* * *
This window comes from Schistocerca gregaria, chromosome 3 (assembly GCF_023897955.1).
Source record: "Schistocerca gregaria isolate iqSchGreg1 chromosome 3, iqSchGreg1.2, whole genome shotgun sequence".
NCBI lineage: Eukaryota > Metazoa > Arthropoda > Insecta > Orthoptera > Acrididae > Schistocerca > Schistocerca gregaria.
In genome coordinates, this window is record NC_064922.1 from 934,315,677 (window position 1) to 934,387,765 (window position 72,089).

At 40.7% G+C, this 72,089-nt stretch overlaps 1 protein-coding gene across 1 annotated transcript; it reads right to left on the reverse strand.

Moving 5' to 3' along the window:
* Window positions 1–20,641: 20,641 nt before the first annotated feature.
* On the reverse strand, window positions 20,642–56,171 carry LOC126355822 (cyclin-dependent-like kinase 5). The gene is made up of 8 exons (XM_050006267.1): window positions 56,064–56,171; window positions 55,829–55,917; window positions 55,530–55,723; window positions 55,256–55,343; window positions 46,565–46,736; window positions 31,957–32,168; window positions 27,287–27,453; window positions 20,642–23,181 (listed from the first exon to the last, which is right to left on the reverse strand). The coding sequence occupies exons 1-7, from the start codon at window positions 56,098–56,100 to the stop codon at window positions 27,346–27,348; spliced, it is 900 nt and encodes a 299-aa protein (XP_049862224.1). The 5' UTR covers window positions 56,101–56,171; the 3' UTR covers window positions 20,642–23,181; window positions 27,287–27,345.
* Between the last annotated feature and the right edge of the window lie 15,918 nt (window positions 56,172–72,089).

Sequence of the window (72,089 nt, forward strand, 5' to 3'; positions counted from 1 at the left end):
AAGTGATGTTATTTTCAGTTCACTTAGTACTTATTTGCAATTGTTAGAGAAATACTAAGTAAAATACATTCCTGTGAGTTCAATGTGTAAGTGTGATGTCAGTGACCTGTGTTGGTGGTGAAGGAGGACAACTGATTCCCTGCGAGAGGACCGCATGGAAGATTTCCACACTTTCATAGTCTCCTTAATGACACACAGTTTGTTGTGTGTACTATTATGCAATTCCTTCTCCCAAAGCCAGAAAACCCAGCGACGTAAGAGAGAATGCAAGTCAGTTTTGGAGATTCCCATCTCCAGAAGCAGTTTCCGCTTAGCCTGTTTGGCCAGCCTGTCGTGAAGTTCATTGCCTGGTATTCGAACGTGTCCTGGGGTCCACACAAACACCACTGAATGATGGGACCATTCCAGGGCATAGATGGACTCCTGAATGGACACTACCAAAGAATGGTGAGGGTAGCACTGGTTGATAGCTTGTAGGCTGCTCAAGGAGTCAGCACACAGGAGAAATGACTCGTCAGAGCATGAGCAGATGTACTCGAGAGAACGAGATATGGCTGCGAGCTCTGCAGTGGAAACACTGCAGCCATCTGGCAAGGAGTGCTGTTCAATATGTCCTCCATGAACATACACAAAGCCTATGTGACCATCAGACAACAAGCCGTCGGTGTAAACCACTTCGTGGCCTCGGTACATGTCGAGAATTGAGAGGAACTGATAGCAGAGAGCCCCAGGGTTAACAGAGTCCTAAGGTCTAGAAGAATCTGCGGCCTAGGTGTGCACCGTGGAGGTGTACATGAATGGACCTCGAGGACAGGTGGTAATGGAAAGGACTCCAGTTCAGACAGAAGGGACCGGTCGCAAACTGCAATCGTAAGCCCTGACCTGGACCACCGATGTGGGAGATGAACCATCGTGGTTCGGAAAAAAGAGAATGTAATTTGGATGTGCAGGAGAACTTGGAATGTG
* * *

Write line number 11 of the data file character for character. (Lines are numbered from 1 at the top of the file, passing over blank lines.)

AAGTGATGTTATTTTCAGTTCACTTAGTACTTATTTGCAATTGTTAGAGAAATACTAAGTAAAATACATTCCTGTGAGTTCAATGTGTAAGTGTGATGTCAGTGACCTGTGTTGGTGGTGAAGGAGGACAACTGATTCCCTGCGAGAGGACCGCATGGAAGATTTCCACACTTTCATAGTCTCCTTAATGACACACAGTTTGTTGTGTGTACTATTATGCAATTCCTTCTCCCAAAGCCAGAAAACCCAGCGACGTAAGAGAGAATGCAAGTCAGTTTTGGAGATTCCCATCTCCAGAAGCAGTTTCCGCTTAGCCTGTTTGGCCAGCCTGTCGTGAAGTTCATTGCCTGGTATTCGAACGTGTCCTGGGGTCCACACAAACACCACTGAATGATGGGACCATTCCAGGGCATAGATGGACTCCTGAATGGACACTACCAAAGAATGGTGAGGGTAGCACTGGTTGATAGCTTGTAGGCTGCTCAAGGAGTCAGCACACAGGAGAAATGACTCGTCAGAGCATGAGCAGATGTACTCGAGAGAACGAGATATGGCTGCGAGCTCTGCAGTGGAAACACTGCAGCCATCTGGCAAGGAGTGCTGTTCAATATGTCCTCCATGAACATACACAAAGCCTATGTGACCATCAGACAACAAGCCGTCGGTGTAAACCACTTCGTGGCCTCGGTACATGTCGAGAATTGAGAGGAACTGATAGCAGAGAGCCCCAGGGTTAACAGAGTCCTAAGGTCTAGAAGAATCTGCGGCCTAGGTGTGCACCGTGGAGGTGTACATGAATGGACCTCGAGGACAGGTGGTAATGGAAAGGACTCCAGTTCAGACAGAAGGGACCGGTCGCAAACTGCAATCGTAAGCCCTGACCTGGACCACCGATGTGGGAGATGAACCATCGTGGTTCGGAAAAAAGAGAATGTAATTTGGATGTGCAGGAGAACTTGGAATGTG